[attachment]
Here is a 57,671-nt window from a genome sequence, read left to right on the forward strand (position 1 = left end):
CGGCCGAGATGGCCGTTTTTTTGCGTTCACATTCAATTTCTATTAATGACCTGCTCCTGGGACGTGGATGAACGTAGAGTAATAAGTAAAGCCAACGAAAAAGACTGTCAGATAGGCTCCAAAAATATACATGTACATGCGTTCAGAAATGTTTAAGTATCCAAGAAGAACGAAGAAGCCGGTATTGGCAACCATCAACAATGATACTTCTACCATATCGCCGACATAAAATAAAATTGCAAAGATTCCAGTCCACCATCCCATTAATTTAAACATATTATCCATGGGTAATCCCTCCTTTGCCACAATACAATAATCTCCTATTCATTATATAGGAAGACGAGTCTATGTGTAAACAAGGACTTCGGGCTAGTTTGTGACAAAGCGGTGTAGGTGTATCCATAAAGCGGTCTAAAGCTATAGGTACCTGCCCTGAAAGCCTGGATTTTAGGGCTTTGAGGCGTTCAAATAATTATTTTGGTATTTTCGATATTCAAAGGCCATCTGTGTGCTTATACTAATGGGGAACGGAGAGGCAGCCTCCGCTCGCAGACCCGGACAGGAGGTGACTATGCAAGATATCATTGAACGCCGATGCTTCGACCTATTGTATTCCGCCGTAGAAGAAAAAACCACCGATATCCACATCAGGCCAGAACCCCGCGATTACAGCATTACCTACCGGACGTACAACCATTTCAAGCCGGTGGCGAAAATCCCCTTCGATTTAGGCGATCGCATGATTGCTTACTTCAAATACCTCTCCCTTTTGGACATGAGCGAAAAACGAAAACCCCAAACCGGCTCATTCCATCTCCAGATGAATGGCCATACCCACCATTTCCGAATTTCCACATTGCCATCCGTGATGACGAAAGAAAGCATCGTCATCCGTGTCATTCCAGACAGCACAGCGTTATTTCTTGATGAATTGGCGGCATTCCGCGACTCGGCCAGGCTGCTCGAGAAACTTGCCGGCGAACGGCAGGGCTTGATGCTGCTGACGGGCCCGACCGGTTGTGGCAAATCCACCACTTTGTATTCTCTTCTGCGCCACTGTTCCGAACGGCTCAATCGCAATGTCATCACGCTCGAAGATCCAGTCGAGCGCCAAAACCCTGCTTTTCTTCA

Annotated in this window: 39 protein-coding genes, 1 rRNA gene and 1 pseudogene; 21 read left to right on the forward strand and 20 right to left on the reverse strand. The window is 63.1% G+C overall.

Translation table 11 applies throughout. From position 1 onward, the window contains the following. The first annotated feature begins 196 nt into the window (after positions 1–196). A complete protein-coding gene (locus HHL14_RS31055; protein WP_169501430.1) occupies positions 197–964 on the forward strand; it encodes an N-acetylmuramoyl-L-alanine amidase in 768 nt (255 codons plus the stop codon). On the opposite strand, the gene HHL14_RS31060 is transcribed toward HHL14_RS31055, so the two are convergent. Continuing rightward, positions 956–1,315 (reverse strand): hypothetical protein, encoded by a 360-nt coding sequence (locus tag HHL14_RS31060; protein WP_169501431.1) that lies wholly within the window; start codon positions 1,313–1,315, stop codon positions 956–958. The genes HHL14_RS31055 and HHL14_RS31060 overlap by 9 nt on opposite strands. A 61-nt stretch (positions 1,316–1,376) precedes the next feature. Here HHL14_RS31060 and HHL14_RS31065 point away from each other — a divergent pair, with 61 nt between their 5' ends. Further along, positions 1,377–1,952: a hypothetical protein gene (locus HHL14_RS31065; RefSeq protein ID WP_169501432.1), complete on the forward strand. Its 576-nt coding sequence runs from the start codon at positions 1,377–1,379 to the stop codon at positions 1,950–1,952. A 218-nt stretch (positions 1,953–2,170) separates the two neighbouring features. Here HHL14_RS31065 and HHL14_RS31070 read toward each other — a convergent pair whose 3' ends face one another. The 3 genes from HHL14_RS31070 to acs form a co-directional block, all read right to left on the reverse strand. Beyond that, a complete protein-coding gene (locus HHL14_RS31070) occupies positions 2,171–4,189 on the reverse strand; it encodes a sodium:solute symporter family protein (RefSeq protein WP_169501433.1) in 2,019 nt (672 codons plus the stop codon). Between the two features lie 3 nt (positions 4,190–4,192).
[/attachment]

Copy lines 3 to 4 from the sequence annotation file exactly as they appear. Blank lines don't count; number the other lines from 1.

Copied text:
Annotated in this window: 39 protein-coding genes, 1 rRNA gene and 1 pseudogene; 21 read left to right on the forward strand and 20 right to left on the reverse strand. The window is 63.1% G+C overall.

Translation table 11 applies throughout. From position 1 onward, the window contains the following. The first annotated feature begins 196 nt into the window (after positions 1–196). A complete protein-coding gene (locus HHL14_RS31055; protein WP_169501430.1) occupies positions 197–964 on the forward strand; it encodes an N-acetylmuramoyl-L-alanine amidase in 768 nt (255 codons plus the stop codon). On the opposite strand, the gene HHL14_RS31060 is transcribed toward HHL14_RS31055, so the two are convergent. Continuing rightward, positions 956–1,315 (reverse strand): hypothetical protein, encoded by a 360-nt coding sequence (locus tag HHL14_RS31060; protein WP_169501431.1) that lies wholly within the window; start codon positions 1,313–1,315, stop codon positions 956–958. The genes HHL14_RS31055 and HHL14_RS31060 overlap by 9 nt on opposite strands. A 61-nt stretch (positions 1,316–1,376) precedes the next feature. Here HHL14_RS31060 and HHL14_RS31065 point away from each other — a divergent pair, with 61 nt between their 5' ends. Further along, positions 1,377–1,952: a hypothetical protein gene (locus HHL14_RS31065; RefSeq protein ID WP_169501432.1), complete on the forward strand. Its 576-nt coding sequence runs from the start codon at positions 1,377–1,379 to the stop codon at positions 1,950–1,952. A 218-nt stretch (positions 1,953–2,170) separates the two neighbouring features. Here HHL14_RS31065 and HHL14_RS31070 read toward each other — a convergent pair whose 3' ends face one another. The 3 genes from HHL14_RS31070 to acs form a co-directional block, all read right to left on the reverse strand. Beyond that, a complete protein-coding gene (locus HHL14_RS31070) occupies positions 2,171–4,189 on the reverse strand; it encodes a sodium:solute symporter family protein (RefSeq protein WP_169501433.1) in 2,019 nt (672 codons plus the stop codon). Between the two features lie 3 nt (positions 4,190–4,192).